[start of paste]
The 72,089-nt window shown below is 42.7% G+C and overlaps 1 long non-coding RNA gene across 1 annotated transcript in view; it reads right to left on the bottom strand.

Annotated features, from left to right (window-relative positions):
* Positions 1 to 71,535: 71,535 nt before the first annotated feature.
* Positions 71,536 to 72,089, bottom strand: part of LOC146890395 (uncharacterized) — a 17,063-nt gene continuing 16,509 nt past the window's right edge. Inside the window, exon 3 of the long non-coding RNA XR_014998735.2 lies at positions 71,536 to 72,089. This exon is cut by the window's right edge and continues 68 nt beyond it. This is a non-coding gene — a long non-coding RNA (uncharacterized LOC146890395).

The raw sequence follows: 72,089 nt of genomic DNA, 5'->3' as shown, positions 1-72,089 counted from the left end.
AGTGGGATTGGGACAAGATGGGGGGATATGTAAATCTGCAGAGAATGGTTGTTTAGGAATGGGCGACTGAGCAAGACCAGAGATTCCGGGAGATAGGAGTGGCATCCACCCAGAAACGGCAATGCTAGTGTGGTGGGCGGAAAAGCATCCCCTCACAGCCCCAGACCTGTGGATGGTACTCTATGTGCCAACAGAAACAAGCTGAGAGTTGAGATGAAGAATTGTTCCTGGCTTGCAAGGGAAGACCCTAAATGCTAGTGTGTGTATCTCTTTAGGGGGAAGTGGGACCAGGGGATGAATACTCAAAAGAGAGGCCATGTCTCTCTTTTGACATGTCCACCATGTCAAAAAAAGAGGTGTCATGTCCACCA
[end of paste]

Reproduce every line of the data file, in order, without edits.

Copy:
The 72,089-nt window shown below is 42.7% G+C and overlaps 1 long non-coding RNA gene across 1 annotated transcript in view; it reads right to left on the bottom strand.

Annotated features, from left to right (window-relative positions):
* Positions 1 to 71,535: 71,535 nt before the first annotated feature.
* Positions 71,536 to 72,089, bottom strand: part of LOC146890395 (uncharacterized) — a 17,063-nt gene continuing 16,509 nt past the window's right edge. Inside the window, exon 3 of the long non-coding RNA XR_014998735.2 lies at positions 71,536 to 72,089. This exon is cut by the window's right edge and continues 68 nt beyond it. This is a non-coding gene — a long non-coding RNA (uncharacterized LOC146890395).

The raw sequence follows: 72,089 nt of genomic DNA, 5'->3' as shown, positions 1-72,089 counted from the left end.
AGTGGGATTGGGACAAGATGGGGGGATATGTAAATCTGCAGAGAATGGTTGTTTAGGAATGGGCGACTGAGCAAGACCAGAGATTCCGGGAGATAGGAGTGGCATCCACCCAGAAACGGCAATGCTAGTGTGGTGGGCGGAAAAGCATCCCCTCACAGCCCCAGACCTGTGGATGGTACTCTATGTGCCAACAGAAACAAGCTGAGAGTTGAGATGAAGAATTGTTCCTGGCTTGCAAGGGAAGACCCTAAATGCTAGTGTGTGTATCTCTTTAGGGGGAAGTGGGACCAGGGGATGAATACTCAAAAGAGAGGCCATGTCTCTCTTTTGACATGTCCACCATGTCAAAAAAAGAGGTGTCATGTCCACCA